By Philomena Apiko (ECDPM), Axel Berger (DIE), Clara Brandi (DIE), Edward K. Brown (ACET), Frederik Stender (DIE), and Sean Woolfrey (ECDPM)
This article is excerpted from the first paper in a special series on Africa-EU relations, produced by members of the European Think Tank Group (ETTG). The views expressed are those of the authors Download the full ETTG paper here.
With the African Continental Free Trade Area (AfCFTA) agreement, Africa has embarked on the biggest economic integration initiative, in terms of number of participating countries, since the creation of the World Trade Organization (WTO) 25 years ago. The COVID-19 pandemic, however, has led to postponement of the effective utilization of the trading conditions provided through the AfCFTA. Initially scheduled for July 2020, the new target date for the AfCFTA’s launch is January 2021.
While COVID-19 has affected the timing of AfCFTA implementation, it does not diminish the agreement’s potential impact on economic development in Africa.
For example, the AfCFTA could dramatically increase African countries’ trade in manufactured goods and services, both of which feature more prominently in intra-African trade than in Africa’s global trade. According to the International Monetary Fund, trade among members could be lifted by 15-25 percent in the medium term if intra-African tariffs are removed as scheduled. Recognizing the poor record of economic integration on the African continent, the impact of the AfCFTA would be significantly increased if non-tariff barriers (NTBs) and infrastructure deficits were also addressed. The World Bank estimates that the AfCFTA’s largest gains could come from reduction of NTBs, particularly trade facilitation reforms.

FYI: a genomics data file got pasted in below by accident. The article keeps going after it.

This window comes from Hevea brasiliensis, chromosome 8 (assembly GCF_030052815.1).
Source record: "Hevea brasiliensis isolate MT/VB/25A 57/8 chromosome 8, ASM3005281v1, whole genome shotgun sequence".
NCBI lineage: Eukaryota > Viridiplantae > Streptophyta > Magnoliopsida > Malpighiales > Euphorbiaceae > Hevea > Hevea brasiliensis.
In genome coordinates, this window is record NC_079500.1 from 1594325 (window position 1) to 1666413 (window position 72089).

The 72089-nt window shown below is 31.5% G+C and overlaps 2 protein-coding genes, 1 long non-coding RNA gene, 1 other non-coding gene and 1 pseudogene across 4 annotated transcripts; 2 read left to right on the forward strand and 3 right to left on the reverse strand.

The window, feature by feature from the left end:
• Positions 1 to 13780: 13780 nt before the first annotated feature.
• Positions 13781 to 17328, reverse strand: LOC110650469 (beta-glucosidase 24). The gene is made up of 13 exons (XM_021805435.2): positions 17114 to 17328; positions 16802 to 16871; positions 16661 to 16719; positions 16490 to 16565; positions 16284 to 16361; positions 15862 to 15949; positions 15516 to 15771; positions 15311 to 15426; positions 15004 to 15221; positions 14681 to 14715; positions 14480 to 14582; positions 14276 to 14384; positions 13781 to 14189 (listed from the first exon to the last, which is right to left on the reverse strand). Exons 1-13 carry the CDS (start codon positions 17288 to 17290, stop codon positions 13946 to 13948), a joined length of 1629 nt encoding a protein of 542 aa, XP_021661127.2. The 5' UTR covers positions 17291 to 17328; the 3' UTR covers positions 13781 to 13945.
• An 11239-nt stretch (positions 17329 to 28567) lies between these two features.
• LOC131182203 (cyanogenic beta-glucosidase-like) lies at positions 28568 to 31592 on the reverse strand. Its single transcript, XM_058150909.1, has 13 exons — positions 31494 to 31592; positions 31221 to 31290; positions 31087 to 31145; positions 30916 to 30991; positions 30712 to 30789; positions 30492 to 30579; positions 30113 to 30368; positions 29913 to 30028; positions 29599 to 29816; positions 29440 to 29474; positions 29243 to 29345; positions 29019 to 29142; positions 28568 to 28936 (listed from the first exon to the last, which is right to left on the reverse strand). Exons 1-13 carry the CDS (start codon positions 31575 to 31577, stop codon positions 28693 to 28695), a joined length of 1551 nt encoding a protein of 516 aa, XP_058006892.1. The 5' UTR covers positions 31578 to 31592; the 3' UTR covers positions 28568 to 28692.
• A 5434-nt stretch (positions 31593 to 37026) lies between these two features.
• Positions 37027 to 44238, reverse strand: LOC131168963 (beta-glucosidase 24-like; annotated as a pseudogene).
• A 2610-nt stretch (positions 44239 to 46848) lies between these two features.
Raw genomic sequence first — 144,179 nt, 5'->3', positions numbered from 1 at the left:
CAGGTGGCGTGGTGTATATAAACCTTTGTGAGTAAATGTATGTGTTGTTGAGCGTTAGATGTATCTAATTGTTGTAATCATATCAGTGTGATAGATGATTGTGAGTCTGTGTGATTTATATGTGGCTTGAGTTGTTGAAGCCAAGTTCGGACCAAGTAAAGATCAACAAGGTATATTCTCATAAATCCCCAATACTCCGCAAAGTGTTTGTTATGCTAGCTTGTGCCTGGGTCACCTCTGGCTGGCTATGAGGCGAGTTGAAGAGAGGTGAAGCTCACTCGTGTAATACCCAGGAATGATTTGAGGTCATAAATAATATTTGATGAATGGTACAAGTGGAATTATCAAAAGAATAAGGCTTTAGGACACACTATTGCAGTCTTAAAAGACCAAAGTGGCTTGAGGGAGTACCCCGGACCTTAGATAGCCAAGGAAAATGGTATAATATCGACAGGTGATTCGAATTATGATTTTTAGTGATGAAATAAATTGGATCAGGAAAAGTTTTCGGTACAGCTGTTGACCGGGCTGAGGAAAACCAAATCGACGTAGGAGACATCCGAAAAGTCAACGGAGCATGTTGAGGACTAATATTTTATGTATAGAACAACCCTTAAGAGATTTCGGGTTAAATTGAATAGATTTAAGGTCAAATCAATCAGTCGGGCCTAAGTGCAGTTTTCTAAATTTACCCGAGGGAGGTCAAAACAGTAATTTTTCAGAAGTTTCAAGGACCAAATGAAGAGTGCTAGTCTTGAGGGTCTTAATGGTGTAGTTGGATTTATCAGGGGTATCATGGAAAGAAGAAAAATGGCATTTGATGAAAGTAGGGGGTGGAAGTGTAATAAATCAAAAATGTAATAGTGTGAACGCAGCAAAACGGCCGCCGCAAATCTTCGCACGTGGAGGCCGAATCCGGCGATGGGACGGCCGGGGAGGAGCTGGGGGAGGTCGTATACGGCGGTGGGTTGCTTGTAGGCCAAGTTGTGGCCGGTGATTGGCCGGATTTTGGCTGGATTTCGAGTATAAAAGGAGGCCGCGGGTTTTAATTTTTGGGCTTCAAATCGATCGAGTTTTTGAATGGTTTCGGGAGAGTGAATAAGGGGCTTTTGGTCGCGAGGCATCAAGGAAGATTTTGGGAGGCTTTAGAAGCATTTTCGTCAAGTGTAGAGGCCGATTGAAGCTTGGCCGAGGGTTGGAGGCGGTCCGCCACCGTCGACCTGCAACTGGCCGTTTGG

Taking a dynamic perspective, the trade liberalization triggered by the AfCFTA, as well as accompanying measures to attract domestic and foreign direct investment, could foster regional value chains that could eventually serve as a stepping stone into global markets. This points to the AfCFTA’s longer term potential to address many overarching development challenges in Africa, such as poverty and underemployment.
Paradoxically, the AfCFTA—a flagship project of the African Union (AU) “Agenda 2063” framework for Africa’s socio- economic development—comes into force at a time of increasing trade protectionism in many developed and emerging countries. The pandemic has further exacerbated this trend, strengthening the case for more continent-wide cooperation among African states.
Recognizing that the AfCFTA represents an important step towards the longstanding vision of an economically integrated Africa, the continent’s external partners are taking a keen interest and are providing substantial development cooperation support. Being a strategically and economically important partner region, Africa’s large resource endowments and immense market size have attracted global players including China, the United States, and the European Union (EU).